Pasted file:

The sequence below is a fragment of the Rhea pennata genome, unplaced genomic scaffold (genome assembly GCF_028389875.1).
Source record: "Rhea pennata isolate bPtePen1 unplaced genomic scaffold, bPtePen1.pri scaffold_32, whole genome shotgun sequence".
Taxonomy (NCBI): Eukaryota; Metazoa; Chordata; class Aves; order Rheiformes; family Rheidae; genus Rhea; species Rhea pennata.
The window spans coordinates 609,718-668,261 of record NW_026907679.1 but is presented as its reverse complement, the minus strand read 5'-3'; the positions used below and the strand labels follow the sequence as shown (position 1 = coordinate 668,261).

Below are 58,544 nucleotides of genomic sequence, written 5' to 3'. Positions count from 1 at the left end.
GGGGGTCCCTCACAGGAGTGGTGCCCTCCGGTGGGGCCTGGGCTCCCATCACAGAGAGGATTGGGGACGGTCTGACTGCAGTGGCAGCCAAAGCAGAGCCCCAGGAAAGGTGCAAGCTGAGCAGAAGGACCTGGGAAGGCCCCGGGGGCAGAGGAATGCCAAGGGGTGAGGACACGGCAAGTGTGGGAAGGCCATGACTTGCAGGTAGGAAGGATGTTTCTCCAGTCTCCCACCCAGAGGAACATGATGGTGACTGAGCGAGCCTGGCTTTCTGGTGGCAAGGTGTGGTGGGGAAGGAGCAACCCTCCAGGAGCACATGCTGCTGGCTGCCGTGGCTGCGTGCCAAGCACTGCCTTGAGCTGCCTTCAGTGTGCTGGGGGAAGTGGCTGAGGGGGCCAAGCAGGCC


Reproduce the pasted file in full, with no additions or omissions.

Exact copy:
The sequence below is a fragment of the Rhea pennata genome, unplaced genomic scaffold (genome assembly GCF_028389875.1).
Source record: "Rhea pennata isolate bPtePen1 unplaced genomic scaffold, bPtePen1.pri scaffold_32, whole genome shotgun sequence".
Taxonomy (NCBI): Eukaryota; Metazoa; Chordata; class Aves; order Rheiformes; family Rheidae; genus Rhea; species Rhea pennata.
The window spans coordinates 609,718-668,261 of record NW_026907679.1 but is presented as its reverse complement, the minus strand read 5'-3'; the positions used below and the strand labels follow the sequence as shown (position 1 = coordinate 668,261).

Below are 58,544 nucleotides of genomic sequence, written 5' to 3'. Positions count from 1 at the left end.
GGGGGTCCCTCACAGGAGTGGTGCCCTCCGGTGGGGCCTGGGCTCCCATCACAGAGAGGATTGGGGACGGTCTGACTGCAGTGGCAGCCAAAGCAGAGCCCCAGGAAAGGTGCAAGCTGAGCAGAAGGACCTGGGAAGGCCCCGGGGGCAGAGGAATGCCAAGGGGTGAGGACACGGCAAGTGTGGGAAGGCCATGACTTGCAGGTAGGAAGGATGTTTCTCCAGTCTCCCACCCAGAGGAACATGATGGTGACTGAGCGAGCCTGGCTTTCTGGTGGCAAGGTGTGGTGGGGAAGGAGCAACCCTCCAGGAGCACATGCTGCTGGCTGCCGTGGCTGCGTGCCAAGCACTGCCTTGAGCTGCCTTCAGTGTGCTGGGGGAAGTGGCTGAGGGGGCCAAGCAGGCC